In addition, YSI argued that the neighbors were using the discovery process in this case for “negotiating leverage” in their tort case against the company. Therefore, the company also said, “documents previously identified” for the state case are “no longer relevant to this litigation.”

YSI said that the environmental audit was performed by two of its attorneys and “is not secret, but privileged and protected from disclosure under the attorney-client privilege.”

The company also called the neighbors’ concerns about perfluorinated compounds at YSI “a case of chemical mistaken identity.” The controversial compound perfluorinated is a “different compound from the fluorinet compounds used at YSI,” the company said.

What happened at the meeting
YSI called last week’s meeting to discuss the consent order and the next steps the company must now take. The first meeting YSI had held on its investigation since March, the gathering was sparsely attended, the audience consisting of about five local residents, including a Miami Township trustee; several YSI officials; and a couple of officials from the Ohio Environmental Protection Agency.

Ohio EPA and YSI officials have said that the details contained in the consent order will be incorporated into another order, an administrative order that the company has with the agency. That order also directs YSI to investigate and clean up the pollution. YSI “won’t have to start completely over,” Abel said.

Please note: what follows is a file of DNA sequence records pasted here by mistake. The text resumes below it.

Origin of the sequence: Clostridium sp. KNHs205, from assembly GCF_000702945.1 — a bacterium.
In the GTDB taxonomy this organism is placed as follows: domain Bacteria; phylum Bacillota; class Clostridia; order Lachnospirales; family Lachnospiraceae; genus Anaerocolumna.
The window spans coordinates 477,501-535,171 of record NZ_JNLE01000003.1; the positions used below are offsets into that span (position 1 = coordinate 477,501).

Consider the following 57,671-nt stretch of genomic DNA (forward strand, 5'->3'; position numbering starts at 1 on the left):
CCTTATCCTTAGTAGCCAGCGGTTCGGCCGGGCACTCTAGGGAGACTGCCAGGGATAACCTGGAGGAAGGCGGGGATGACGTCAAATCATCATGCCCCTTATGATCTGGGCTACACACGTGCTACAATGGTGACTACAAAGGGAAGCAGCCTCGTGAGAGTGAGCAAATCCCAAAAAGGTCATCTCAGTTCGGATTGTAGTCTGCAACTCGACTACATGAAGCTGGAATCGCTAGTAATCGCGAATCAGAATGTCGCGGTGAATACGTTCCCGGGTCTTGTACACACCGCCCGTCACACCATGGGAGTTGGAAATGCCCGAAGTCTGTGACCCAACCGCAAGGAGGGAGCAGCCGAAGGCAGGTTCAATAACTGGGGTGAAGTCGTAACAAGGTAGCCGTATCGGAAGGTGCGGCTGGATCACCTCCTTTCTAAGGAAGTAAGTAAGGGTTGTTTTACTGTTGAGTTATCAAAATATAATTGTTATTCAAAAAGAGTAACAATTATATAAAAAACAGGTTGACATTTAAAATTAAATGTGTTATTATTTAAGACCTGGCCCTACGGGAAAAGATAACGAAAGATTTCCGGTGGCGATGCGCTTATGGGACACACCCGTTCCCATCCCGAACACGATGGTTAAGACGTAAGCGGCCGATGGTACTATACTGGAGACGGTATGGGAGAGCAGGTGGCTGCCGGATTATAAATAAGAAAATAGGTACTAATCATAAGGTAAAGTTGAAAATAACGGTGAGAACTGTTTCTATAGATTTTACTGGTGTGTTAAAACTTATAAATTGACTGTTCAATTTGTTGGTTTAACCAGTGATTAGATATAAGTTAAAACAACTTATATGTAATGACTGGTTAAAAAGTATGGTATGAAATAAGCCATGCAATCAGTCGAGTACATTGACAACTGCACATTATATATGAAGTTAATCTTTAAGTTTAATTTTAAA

The goal of both orders, Abel said, is the same, to investigate and remediate the contamination.

The administrative order was put into place a year ago after contaminated groundwater was found on YSI’s Brannum Lane facility. The consent order was hashed out by the Ohio EPA and YSI after the company revealed that employees had improperly disposed of hazardous wastes at YSI’s local campus.

Omlor emphasized that the consent order contains a fixed schedule of activities or dates that YSI must meet, which means the public will see “a lot of deliverables,” or publicly released activities or reports. According to a fact sheet distributed at the meeting, next month YSI will release two documents for public comment, a public participation plan and a sampling and analysis plan for the High Street property. Both are requirements included in the second state order.

Under the consent order, public involvement must include at least an open house or informal meeting during which people can talk to Ohio EPA and YSI officials “on a one-on-one basis”; fact sheets summarizing activities; public repositories for information on the investigation and cleanup; and opportunities for the public to review and comment on “critical documents.”